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Advanced Sweep Picking I

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All of the sweeps we've been playing so far have all been one shape in one position. For the last section of this lesson, we're going to learn different 5 string shapes in multiple progressions.

To give us a framework for this, I want to talk about the Diatonic scale. Diatonic literally means "progressing through tones". These scales are the foundation of the European musical tradition. The modern major and minor scales are both diatonic. This is also related to what you may hear called "modal" playing.

In the diatonic scale, when you play the chord tone arpeggios (which comprise the 1, 3, 5, and 7 of each scale) there are four arpeggio shapes - major, minor, dominant, and diminished. If you just play 1-3-5, then dominant looks the same as major, as the difference is that dominant has a flat 7. We'll hear what the chords of the Diatonic scale sound like, starting with D, and play it as descending arpeggios.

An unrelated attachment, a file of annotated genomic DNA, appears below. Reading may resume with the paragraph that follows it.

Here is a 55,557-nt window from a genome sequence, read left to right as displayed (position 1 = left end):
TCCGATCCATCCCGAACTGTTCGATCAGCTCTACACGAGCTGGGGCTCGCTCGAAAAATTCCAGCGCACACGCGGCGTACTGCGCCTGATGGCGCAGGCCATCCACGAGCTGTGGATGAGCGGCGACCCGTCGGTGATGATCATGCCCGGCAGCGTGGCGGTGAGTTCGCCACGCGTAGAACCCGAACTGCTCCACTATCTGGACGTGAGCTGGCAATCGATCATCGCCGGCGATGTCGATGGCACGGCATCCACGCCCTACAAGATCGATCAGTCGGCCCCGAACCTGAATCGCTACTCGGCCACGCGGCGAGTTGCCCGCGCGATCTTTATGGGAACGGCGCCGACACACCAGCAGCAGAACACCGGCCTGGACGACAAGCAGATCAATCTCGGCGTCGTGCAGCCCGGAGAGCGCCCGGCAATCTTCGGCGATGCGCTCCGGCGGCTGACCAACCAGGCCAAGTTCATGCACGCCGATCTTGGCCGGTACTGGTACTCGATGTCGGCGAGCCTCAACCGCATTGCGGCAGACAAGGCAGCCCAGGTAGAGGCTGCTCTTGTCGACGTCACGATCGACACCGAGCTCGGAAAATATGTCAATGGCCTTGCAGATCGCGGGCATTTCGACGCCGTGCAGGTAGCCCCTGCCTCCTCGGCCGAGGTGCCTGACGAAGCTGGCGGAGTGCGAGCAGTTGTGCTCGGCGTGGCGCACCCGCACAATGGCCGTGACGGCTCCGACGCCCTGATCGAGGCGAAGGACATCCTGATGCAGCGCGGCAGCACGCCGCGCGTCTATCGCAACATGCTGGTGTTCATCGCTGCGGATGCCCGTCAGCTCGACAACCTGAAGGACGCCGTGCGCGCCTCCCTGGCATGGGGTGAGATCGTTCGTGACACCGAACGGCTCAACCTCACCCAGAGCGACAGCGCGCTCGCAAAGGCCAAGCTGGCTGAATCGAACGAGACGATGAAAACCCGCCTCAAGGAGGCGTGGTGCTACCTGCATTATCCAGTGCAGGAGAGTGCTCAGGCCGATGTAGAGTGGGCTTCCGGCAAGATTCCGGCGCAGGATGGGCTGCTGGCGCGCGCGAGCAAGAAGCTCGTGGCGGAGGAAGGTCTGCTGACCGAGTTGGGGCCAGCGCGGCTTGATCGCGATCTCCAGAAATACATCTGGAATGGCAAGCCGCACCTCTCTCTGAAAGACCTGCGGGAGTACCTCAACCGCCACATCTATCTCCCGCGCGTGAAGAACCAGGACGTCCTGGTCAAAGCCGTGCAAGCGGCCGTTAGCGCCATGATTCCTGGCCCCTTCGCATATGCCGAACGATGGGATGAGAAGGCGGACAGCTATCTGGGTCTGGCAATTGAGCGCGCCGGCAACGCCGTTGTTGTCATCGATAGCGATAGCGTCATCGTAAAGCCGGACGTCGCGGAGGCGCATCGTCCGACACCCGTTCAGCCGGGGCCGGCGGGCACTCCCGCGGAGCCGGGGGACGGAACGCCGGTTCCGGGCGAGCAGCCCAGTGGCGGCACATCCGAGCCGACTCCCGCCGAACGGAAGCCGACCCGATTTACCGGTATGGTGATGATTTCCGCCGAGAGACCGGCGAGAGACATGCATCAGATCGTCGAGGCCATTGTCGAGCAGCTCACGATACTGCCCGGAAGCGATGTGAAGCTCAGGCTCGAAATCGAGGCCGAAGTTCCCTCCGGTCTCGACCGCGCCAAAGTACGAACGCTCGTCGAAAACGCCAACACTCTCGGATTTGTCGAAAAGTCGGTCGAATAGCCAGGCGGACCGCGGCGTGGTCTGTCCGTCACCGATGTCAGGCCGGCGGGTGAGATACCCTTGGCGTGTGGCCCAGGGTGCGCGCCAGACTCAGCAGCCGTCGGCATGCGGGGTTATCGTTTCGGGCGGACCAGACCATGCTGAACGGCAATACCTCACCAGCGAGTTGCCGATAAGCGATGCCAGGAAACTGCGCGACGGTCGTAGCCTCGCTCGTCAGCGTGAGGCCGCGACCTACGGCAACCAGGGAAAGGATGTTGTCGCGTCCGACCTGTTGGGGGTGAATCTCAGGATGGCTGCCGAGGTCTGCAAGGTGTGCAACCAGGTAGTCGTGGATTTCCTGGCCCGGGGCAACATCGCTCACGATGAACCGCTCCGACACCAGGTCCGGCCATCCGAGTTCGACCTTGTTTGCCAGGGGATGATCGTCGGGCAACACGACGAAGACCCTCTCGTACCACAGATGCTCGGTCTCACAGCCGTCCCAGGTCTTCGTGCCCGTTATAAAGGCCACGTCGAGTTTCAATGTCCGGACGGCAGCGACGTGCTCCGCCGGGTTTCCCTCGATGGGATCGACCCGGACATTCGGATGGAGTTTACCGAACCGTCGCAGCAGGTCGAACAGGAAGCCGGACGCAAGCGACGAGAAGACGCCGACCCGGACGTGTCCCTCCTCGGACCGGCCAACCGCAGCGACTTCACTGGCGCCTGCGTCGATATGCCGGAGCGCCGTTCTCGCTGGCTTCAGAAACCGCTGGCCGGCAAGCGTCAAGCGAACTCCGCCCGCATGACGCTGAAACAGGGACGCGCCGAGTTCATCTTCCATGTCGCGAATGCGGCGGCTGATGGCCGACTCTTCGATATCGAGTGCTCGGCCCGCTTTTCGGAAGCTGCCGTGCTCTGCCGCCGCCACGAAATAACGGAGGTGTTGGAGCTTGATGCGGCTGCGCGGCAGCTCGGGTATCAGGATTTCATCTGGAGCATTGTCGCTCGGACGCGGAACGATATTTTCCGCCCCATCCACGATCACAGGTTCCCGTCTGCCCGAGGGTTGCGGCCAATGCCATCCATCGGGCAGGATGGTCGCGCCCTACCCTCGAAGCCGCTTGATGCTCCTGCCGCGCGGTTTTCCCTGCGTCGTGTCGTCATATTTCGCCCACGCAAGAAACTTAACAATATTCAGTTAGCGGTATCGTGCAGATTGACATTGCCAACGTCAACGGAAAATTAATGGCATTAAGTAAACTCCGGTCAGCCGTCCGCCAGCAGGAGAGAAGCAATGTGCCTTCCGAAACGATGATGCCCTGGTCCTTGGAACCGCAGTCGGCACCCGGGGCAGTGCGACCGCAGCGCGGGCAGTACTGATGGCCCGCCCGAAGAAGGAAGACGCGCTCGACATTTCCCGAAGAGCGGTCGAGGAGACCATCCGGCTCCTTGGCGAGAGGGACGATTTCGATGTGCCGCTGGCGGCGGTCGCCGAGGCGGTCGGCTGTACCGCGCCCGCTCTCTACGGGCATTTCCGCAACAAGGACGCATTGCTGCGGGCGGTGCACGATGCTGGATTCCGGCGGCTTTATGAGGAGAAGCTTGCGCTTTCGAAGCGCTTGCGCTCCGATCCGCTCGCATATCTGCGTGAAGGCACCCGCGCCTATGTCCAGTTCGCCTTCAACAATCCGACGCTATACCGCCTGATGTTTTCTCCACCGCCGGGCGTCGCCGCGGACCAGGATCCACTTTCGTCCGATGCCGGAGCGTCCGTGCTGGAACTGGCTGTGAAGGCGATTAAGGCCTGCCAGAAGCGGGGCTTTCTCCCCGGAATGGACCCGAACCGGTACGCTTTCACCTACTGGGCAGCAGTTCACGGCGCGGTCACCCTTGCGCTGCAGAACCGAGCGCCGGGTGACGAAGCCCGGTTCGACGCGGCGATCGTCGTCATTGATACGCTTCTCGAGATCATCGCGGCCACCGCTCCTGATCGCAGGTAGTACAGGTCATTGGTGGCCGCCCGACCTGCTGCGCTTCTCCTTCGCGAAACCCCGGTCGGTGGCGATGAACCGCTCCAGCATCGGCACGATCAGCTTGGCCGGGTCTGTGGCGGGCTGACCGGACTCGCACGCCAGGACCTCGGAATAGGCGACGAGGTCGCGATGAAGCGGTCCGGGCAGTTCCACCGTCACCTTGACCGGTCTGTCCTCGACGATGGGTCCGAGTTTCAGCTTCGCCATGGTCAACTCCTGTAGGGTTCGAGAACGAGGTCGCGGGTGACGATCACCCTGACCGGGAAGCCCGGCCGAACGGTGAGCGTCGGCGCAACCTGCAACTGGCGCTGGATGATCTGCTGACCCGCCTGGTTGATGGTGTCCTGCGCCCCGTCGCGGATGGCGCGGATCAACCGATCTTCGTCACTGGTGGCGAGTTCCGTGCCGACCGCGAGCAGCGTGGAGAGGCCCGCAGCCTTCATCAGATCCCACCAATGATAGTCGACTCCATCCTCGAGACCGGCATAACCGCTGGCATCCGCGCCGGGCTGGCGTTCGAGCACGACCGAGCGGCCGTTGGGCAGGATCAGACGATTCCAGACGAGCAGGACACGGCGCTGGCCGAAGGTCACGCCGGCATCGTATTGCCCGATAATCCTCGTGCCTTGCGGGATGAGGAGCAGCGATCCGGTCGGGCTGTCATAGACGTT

We need to learn a new shape too, the diminished shape. What we're doing is staying consistent with the right hand, but moving our left hand into a different position after each sweep. Once you're comfortable with this, you can try changing position after each crossing of the fretboard. Do that slowly first, and build up to speed.

In our next series, Advanced Sweep Picking II, we'll get into ways in which to use this approach when incorporating sweeping into soloing. But that's all for now; good luck, and remember - timing is everything!
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